“American Honey” review: A lost America through the perspective of a lost girl


A grocery store chicken wrapped in plastic is fished from a trashcan and thrown to a little red-headed kid. A young woman spontaneously riding in a pick-up truck with a group of oil-workers who sneer when she asks “if they’re rich.” A van filled mostly with white kids in baseball caps, tank-tops, and metal neck chains dropping f-bombs and N-words. It’s a vision of our country that has only partially been explored in film and with 2016 forcing us to realize that ignoring such a vision has real world consequences, “American Honey’s” income-inequality focused Americana ought to become required viewing.

“American Honey” is told through the point of view of “Star” (Sasha Lane), an Oklahoma girl seeking to escape her trailer-park situated suffocation. Star joins a crew of impoverished young adults led by Shia LaBeouf’s Jake and Riley Keough’s Krystal on a trek across America in order to make money selling door to door magazine subscriptions by any means necessary, be it looking like Church Volunteers or perfecting the art of flirting with rich Southerners. Most of the kids Star rolls with are runaways, have no permanent shelter and if they are poor at making money, they are throw to the side of the road. Star’s experience traveling through the forgotten highway belts and isolated communities of America marks an exploration into the consequences of America’s increasing income-inequality, correlated with her discovering all the pleasures, pains, and confusion of youthful independence.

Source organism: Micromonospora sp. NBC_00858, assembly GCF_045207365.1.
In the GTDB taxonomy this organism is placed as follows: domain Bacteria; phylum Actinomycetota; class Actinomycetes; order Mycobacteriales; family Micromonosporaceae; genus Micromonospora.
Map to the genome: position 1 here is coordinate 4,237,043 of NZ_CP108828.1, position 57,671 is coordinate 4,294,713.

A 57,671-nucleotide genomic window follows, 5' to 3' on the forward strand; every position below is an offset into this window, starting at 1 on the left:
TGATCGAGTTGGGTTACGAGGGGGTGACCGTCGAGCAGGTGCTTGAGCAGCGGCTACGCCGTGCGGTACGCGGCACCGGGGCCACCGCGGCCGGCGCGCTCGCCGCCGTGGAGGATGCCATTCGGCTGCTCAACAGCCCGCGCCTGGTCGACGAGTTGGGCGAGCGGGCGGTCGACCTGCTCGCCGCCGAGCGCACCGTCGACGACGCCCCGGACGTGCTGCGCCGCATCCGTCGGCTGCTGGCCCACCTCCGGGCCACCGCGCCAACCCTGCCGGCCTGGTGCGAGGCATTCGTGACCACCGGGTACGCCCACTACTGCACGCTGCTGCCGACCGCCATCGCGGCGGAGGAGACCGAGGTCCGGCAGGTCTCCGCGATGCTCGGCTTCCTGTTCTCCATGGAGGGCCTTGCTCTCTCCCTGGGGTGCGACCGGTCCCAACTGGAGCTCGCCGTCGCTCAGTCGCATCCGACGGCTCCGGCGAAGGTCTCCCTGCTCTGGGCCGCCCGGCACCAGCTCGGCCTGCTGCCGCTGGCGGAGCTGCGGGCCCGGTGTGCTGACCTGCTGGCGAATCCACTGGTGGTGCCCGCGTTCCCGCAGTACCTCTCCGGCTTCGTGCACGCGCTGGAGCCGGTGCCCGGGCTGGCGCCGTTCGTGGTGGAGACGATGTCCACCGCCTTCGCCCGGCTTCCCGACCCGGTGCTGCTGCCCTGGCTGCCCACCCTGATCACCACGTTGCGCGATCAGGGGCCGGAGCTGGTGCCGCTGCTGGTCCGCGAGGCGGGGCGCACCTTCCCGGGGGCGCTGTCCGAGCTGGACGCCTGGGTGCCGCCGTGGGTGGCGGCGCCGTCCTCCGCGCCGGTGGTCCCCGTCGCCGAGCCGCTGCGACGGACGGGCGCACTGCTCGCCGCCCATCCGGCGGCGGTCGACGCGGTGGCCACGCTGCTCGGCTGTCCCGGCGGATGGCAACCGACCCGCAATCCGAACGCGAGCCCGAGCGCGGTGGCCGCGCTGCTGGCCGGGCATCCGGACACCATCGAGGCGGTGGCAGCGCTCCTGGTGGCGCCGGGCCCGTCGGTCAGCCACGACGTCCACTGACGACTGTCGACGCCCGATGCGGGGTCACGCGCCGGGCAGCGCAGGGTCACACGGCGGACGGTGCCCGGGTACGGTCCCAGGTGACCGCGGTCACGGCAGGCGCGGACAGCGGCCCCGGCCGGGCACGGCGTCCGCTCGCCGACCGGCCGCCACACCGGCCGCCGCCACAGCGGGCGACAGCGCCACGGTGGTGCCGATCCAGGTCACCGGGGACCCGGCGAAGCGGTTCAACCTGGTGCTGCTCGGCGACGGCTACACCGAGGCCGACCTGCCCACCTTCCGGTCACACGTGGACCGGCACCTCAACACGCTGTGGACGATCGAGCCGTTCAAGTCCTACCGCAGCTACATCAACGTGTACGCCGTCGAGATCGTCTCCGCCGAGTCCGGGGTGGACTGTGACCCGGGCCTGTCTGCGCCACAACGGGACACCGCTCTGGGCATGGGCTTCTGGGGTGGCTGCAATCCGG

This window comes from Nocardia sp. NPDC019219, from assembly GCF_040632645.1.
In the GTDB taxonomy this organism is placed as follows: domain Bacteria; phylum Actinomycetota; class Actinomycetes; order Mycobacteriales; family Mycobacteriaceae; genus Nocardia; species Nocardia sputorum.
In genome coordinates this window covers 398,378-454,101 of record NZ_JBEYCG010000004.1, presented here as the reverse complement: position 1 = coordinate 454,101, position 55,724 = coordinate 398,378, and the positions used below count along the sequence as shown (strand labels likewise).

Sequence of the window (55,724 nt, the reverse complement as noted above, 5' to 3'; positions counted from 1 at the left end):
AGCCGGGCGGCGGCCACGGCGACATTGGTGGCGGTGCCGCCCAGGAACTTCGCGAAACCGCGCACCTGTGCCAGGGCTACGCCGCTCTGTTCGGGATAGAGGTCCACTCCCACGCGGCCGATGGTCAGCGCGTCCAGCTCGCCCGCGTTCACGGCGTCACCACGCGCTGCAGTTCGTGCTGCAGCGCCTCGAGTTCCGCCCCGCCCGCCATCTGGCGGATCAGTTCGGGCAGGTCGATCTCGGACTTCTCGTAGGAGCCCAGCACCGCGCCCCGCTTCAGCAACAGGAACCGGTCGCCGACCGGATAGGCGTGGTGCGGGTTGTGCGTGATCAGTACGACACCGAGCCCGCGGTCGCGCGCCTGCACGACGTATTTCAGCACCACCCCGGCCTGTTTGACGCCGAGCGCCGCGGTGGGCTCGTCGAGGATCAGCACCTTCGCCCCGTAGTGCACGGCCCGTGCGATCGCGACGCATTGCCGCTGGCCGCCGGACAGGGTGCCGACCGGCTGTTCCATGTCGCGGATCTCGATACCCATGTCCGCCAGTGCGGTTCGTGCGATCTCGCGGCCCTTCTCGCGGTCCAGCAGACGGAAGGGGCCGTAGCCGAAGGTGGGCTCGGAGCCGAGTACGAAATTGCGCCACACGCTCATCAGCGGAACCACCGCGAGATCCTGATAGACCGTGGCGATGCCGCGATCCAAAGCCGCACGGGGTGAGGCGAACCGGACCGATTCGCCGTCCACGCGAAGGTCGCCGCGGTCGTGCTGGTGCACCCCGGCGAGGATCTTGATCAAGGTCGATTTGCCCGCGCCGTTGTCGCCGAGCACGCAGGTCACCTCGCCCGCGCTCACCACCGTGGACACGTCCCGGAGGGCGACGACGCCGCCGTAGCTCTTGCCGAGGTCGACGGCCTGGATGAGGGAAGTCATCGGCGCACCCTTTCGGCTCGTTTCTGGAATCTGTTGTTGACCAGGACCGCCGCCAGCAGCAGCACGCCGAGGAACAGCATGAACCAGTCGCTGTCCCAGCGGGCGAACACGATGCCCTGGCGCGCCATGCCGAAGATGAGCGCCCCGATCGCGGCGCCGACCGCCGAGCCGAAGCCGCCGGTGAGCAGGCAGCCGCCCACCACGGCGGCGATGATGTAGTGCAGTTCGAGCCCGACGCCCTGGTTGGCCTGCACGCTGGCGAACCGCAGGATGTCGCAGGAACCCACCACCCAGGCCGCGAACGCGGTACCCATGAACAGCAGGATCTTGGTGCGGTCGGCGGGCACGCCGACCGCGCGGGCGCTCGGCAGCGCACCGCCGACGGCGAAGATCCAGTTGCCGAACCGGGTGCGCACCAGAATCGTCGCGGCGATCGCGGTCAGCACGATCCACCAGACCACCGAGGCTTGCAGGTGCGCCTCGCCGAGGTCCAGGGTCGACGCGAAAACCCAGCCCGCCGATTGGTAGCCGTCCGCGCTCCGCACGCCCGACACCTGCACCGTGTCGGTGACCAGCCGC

“American Honey” captures the wildness and erraticism of discovering adulthood through great honesty due to it’s refusal to lean on artifice and perpetual stimulation.  Scenes of the magazine kids bouncing multiple conversations in a cramped van are given just as much weight as the staggeringly realistic love scenes between Lane and LaBeouf. Director Andrea Arnold uses “aspect to aspect” filming techniques that give us shots of the immediate space of a scene for the sake of building mood, such as shots of a chubby little girl sitting on the grass of a parking lot, or a sea of buzz-cut bar patrons drinking beer at a square dance. By doing so, Arnold allows her surroundings become just as organic as the characters, thus consistently marinating the film’s action in the context of a struggling American landscape. The performances contribute substantially to Andrea’s tone due to the sense of spontaneity their dialogue delivery entails, be it main star or supporting player. Sasha Lane in particular displays great skill in being able to convey intent with only her face, and Shia LaBeouf delivers his best performance by channeling his trademark primal aggression as a mask for a young man coming to terms with his groundlessness.

If “La La Land” seemed obsessed with escaping America’s economic tribulations, “American Honey” bears them for all to see. It’s a disquieting, raw, often uncomfortable coming of age story that opens up the scabs crusting on America. Yet if you decide to look into the wounds, you’ll find an excellent foray into girlhood that ranks among the best films of 2016.

(featured image flickr-BagoGames)

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